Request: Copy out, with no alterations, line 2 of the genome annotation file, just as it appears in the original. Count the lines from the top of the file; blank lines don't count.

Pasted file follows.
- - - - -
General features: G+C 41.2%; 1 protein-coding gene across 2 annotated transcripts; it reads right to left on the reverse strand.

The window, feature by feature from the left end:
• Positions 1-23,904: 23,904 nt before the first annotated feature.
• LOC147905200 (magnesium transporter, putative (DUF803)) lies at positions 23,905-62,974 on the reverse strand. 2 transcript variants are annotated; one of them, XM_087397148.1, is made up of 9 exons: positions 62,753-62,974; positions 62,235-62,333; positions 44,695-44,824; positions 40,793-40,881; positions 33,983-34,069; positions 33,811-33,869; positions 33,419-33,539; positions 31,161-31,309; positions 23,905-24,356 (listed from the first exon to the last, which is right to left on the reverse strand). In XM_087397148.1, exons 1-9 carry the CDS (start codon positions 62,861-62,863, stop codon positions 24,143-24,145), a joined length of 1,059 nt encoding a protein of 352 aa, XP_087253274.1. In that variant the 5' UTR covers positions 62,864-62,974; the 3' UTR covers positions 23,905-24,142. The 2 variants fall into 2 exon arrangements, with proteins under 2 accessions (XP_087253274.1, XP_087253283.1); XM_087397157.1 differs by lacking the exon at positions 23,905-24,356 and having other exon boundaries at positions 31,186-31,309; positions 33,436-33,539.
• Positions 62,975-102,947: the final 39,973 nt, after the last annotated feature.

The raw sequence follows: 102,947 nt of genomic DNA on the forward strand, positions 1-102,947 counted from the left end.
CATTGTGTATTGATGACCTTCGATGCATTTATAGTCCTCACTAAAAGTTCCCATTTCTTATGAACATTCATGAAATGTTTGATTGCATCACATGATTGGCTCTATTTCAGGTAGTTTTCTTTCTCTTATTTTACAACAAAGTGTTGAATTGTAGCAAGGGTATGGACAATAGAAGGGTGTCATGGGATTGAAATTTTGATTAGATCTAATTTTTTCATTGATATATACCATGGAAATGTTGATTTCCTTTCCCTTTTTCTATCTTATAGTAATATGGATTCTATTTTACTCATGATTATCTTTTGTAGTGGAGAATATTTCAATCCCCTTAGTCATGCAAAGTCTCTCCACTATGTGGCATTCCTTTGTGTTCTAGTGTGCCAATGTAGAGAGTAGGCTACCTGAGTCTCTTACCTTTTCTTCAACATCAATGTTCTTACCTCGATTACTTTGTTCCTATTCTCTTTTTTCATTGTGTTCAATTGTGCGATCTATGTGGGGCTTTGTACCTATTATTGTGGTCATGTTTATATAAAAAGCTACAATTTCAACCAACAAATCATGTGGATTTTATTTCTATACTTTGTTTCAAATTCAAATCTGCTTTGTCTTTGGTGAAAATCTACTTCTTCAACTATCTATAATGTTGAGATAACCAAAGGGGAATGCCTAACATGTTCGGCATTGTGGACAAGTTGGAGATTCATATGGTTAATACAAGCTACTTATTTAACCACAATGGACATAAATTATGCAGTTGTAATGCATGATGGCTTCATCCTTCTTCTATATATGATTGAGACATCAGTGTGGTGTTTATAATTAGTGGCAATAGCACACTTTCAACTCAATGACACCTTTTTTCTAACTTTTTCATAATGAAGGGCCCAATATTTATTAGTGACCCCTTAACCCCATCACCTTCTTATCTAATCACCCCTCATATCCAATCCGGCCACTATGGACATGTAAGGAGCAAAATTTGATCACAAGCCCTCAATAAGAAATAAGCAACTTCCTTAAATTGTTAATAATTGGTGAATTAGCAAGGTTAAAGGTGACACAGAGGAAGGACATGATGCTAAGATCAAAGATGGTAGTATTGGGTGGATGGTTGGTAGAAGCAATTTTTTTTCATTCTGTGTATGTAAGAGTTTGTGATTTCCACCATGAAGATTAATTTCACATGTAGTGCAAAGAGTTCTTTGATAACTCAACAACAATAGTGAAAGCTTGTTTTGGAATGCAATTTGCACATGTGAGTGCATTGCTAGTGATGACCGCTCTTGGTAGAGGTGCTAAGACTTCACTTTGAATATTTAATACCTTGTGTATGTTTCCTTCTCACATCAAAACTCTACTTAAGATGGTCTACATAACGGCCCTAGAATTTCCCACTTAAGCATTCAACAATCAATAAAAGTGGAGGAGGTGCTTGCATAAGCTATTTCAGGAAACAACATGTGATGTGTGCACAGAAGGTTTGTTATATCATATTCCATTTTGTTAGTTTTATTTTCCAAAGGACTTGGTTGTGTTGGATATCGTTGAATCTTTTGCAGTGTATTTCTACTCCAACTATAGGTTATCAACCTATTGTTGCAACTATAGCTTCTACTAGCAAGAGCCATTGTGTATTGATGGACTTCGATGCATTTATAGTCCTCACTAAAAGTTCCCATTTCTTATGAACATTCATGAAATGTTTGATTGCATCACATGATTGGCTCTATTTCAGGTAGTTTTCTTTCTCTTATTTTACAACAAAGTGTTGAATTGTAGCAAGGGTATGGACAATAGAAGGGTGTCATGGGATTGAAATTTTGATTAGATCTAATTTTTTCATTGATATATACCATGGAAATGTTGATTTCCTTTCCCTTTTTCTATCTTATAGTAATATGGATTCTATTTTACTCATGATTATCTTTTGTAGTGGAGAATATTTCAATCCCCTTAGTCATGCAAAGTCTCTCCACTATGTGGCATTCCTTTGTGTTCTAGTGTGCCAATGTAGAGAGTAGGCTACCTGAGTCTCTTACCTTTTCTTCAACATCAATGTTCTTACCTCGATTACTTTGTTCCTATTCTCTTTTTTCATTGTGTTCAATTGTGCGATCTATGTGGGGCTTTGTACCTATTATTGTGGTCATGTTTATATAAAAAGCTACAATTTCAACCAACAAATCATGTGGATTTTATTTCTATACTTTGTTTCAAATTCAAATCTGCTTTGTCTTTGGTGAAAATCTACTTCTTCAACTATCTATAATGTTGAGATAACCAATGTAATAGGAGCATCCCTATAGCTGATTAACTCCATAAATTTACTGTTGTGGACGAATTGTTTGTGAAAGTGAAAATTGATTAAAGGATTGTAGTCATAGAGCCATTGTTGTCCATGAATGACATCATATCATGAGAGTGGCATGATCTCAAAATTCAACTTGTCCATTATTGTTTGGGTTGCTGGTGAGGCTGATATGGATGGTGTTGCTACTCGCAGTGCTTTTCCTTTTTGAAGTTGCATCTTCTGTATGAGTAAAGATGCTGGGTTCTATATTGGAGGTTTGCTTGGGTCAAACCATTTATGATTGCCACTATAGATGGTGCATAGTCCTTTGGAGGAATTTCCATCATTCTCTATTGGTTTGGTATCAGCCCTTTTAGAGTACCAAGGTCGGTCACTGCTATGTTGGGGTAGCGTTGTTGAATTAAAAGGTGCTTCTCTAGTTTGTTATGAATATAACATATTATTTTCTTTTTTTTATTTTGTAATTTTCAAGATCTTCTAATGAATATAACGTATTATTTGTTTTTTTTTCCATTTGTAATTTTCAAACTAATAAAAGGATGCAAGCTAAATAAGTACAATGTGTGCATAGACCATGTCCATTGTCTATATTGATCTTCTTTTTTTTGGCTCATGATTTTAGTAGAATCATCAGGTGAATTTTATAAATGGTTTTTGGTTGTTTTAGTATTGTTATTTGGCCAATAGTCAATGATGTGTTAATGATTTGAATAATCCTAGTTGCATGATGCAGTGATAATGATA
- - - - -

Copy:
The window, feature by feature from the left end: